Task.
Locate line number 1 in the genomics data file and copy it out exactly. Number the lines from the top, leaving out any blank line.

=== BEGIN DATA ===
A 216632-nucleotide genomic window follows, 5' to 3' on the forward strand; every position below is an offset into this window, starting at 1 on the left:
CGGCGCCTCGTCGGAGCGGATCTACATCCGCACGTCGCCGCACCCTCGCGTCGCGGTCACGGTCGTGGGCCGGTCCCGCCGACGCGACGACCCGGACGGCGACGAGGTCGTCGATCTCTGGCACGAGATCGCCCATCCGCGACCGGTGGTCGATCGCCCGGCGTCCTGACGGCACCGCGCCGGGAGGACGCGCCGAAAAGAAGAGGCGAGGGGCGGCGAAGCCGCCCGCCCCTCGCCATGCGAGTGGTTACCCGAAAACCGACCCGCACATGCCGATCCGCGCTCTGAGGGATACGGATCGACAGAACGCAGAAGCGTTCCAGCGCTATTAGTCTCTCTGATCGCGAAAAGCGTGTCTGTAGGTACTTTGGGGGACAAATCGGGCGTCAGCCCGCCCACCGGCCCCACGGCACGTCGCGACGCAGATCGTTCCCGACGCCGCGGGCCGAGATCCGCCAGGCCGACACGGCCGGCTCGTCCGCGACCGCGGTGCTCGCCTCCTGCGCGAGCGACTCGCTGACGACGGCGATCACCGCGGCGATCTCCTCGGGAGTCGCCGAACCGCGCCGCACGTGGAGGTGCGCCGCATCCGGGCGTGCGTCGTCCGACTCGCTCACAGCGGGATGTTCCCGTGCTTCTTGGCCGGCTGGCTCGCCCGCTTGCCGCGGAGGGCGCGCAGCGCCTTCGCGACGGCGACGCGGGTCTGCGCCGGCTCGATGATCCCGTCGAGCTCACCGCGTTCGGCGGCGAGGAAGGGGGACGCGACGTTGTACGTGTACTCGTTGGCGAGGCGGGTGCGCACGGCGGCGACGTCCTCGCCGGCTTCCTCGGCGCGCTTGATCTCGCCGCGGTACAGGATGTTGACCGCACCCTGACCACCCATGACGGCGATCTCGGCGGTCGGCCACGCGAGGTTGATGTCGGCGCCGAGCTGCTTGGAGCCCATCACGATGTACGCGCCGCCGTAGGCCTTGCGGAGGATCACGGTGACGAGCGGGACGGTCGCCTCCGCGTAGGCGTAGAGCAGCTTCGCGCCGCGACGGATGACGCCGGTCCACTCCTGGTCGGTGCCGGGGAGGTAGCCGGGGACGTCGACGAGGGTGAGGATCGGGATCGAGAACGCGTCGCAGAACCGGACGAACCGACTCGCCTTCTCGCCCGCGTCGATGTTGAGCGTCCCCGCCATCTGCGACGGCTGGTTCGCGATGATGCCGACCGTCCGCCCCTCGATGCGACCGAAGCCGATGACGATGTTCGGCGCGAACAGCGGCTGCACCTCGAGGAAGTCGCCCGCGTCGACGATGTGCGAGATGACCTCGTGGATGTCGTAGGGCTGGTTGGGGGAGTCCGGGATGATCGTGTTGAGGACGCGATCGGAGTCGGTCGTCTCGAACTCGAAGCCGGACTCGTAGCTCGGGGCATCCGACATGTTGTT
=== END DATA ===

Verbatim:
A 216632-nucleotide genomic window follows, 5' to 3' on the forward strand; every position below is an offset into this window, starting at 1 on the left: